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Loyola University New Orleans

Undergraduate School

Mailing Address
6363 St. Charles Avenue
New Orleans, Louisiana 70118
(504) 865-3240
Email address
School Information
"In 1847, seven Jesuit priests came to New Orleans with the hope of opening a Jesuit institution for higher-learning, and in 1884, Father O’Shanahan learned that a large plantation across from the park was available. He bought the land for $75,500, determined to establish the institution that the priests dreamed of. In 1904, Loyola College opened its doors. Loyola’s enrollment numbers grew quickly, and the college had to expand to accommodate them. In 1907, the Marquette Association for Higher Education was established, and 1910, this group was responsible for the building of Marquette Hall, the centerpiece of Loyola’s campus horseshoe. On July 10th, 1912, the governor signed the act authorizing to change Loyola College to Loyola University." Further, "Loyola University New Orleans is one of 28 Jesuit colleges and universities in the United States" (Source: Its total enrollment is 4,548, with 3,223 undergraduates and 635 graduate students. The school has a student to faculty ratio of 12 to 1 and 110 undergraduate programs as well as 36 graduate and professional programs.
General Information
Loyola University New Orleans (Loyno) has taken many actions to promote anti-racism. It has crafted a Strategic Plan for Inclusive Excellence. It offers numerous programs for diversity and anti-racism, including a required freshman orientation on anti-racism. At this time, anti-racism training is required for the entire campus community including students, faculty, staff, and administrators. See developments below:

Actions Taken

Admissions Policies
  • The Diversity, Equity, and Inclusion Committee includes the Recruitment and Retention Subcommittee which "focuses on strategies for recruiting and retaining a diverse student body, faculty, and staff."
Anti-Racism, Bias, and Diversity Training
  • As part of its second goal in its Strategic Plan for Inclusive Excellence, Loyno will "establish on-boarding DEI education and training programs for new students, faculty, and staff that demonstrate Loyola’s institutional commitment to its mission and conveys the University’s expectations for community member conduct." This includes a program titled "Paws and Reflect," and more are to come.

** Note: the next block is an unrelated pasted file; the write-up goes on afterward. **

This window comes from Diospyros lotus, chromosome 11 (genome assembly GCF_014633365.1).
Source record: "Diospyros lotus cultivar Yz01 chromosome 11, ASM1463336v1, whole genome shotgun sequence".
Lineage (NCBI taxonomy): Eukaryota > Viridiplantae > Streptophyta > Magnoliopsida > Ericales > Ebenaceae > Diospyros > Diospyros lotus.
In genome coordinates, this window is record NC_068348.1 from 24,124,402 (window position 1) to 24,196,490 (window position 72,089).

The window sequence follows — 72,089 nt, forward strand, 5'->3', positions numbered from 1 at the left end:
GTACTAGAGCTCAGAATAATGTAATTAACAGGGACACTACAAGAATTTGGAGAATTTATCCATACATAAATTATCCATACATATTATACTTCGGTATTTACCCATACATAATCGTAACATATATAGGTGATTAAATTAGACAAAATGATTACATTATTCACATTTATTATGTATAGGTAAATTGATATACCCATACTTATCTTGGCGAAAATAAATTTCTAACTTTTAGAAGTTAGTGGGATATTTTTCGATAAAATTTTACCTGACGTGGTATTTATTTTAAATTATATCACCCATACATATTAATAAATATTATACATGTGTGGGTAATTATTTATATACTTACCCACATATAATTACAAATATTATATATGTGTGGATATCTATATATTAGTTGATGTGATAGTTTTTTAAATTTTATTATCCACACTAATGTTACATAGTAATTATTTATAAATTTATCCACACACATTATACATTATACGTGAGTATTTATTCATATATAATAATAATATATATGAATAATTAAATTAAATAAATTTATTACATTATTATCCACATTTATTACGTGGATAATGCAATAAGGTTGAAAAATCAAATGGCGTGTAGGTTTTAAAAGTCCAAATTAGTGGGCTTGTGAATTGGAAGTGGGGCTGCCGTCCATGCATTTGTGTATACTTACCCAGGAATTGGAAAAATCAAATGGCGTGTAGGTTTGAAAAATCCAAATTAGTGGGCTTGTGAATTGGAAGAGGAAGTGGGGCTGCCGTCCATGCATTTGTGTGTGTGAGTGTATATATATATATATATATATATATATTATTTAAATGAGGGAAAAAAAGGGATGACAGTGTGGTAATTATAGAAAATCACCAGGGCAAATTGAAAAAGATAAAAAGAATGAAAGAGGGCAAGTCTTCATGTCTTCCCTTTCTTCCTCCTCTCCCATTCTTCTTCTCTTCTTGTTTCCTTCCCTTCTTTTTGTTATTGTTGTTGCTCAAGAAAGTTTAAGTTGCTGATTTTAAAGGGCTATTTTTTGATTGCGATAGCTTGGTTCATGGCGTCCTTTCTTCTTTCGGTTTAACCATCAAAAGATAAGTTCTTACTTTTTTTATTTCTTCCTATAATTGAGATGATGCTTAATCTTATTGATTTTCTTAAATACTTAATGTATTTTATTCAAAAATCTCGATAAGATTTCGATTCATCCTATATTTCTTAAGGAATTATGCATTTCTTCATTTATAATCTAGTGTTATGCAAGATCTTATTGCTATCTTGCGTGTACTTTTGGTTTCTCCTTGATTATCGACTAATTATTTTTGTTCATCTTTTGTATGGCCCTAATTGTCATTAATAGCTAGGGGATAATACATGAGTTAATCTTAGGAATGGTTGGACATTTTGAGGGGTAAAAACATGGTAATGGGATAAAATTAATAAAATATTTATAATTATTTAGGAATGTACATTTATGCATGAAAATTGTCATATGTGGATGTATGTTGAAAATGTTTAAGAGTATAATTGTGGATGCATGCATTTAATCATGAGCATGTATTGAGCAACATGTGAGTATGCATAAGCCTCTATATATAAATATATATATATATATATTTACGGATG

• As part of its third goal in its Strategic Plan for Inclusive Excellence, Loyno will "offer DEI management training to all department heads and department chairs, covering topics such as implicit bias in evaluation, equitable and effective employee development practices."
  • Loyno states that "the Education and Training Subcommittee of the DEIC plans, develops and promotes opportunities for students, faculty, and staff to deepen understanding of diversity, equity, and inclusion, and cultivate greater cultural competency."
  • In a letter on June 6, 2020, Loyno's president stated that it has began to implement diversity and anti-racism training for all members of the community.
  • Loyno offers a Certificate in Diversity and Inclusion in HR Management which "provides a foundation for creating a workplace where all employees are respected and appreciated as valuable members of the organization, are able to participate in work-related opportunities, can follow career paths that use their skills and knowledge to the fullest, and receive fair compensation."
  • Loyno's Diversity, Equity & Inclusion Committee states that it would "[e]nsure that faculty, staff, and LUPD [Loyola University Police Department] receive DEI training."
  • The Office of Equity and Inclusion at Loyno trains the faculty and "will expand workshops and events focused on topics including cultural competency, implicit bias, microaggressions, queer advocacy, gender pronouns, and inclusion for historically marginalized groups."
Curriculum Changes and Requirements